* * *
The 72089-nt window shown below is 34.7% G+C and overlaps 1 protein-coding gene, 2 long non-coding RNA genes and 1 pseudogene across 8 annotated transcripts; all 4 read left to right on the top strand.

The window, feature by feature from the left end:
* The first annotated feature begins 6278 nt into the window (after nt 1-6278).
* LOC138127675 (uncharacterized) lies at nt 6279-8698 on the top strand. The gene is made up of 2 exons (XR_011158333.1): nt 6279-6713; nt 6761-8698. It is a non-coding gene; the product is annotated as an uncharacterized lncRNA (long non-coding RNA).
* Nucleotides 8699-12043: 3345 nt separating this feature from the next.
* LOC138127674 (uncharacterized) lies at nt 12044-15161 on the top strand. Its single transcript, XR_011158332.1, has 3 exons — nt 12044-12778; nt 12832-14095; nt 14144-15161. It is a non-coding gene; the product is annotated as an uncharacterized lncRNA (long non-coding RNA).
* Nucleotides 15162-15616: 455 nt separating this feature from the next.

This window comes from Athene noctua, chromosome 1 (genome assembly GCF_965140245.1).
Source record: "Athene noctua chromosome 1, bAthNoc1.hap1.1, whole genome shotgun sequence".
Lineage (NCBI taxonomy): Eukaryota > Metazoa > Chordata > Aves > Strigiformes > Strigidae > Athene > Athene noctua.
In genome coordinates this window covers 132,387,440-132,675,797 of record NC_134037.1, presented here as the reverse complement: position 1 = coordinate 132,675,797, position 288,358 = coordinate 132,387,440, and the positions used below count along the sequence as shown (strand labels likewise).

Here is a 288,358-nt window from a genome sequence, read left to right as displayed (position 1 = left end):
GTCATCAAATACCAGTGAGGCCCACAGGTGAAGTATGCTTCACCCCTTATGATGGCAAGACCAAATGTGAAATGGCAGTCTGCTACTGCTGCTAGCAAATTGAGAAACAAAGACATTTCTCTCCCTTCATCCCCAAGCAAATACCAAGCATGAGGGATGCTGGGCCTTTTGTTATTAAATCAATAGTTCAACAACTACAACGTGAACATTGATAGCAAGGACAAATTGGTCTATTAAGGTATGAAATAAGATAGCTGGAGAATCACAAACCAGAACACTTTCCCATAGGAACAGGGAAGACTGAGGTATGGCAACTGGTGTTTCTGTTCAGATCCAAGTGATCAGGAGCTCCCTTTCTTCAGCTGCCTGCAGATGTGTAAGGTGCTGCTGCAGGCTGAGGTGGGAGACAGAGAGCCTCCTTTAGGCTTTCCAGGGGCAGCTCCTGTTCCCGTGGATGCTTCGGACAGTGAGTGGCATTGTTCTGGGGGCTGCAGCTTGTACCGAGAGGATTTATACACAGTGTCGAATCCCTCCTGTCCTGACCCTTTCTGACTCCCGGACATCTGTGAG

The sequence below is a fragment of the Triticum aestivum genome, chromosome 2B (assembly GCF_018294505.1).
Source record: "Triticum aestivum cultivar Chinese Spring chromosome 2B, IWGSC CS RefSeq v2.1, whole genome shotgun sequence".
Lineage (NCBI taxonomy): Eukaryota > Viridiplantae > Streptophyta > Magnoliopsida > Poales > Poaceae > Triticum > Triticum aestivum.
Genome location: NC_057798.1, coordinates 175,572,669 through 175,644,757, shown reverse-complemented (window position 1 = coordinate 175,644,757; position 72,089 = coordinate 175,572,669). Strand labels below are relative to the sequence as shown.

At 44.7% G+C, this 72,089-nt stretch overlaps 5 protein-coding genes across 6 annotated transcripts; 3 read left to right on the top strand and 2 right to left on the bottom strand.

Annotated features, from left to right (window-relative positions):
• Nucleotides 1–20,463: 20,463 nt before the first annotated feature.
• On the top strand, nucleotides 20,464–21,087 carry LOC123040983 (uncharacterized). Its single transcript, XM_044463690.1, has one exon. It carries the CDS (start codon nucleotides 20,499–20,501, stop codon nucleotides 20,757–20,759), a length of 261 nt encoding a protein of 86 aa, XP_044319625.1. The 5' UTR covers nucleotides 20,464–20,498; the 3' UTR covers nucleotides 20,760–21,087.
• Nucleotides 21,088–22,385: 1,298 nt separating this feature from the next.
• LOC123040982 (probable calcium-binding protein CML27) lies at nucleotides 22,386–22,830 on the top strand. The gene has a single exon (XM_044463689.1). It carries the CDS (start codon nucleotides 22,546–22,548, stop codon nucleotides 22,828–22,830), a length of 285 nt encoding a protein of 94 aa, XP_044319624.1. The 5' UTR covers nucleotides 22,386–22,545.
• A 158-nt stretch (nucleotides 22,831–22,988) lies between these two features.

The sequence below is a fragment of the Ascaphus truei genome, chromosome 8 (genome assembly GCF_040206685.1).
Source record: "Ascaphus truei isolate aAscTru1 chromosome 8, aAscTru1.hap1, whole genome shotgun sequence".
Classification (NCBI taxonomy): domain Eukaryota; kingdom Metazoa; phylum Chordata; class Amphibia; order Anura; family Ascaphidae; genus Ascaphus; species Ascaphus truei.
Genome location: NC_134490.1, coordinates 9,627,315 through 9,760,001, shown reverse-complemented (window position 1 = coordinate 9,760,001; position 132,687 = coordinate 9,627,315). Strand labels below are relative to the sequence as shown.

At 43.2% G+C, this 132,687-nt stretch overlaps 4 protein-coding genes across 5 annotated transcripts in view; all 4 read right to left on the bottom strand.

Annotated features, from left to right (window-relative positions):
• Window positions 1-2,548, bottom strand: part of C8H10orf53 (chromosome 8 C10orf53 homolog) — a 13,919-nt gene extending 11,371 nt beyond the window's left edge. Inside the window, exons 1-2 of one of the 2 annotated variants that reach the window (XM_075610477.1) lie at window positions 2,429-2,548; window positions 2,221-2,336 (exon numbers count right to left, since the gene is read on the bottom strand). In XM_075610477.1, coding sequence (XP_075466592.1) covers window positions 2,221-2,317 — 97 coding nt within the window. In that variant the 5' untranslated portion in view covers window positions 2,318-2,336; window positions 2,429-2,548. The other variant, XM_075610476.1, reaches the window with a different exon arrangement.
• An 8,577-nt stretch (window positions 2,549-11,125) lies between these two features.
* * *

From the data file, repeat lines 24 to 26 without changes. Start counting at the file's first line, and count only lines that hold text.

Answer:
• A 158-nt stretch (nucleotides 22,831–22,988) lies between these two features.

The sequence below is a fragment of the Ascaphus truei genome, chromosome 8 (genome assembly GCF_040206685.1).
Source record: "Ascaphus truei isolate aAscTru1 chromosome 8, aAscTru1.hap1, whole genome shotgun sequence".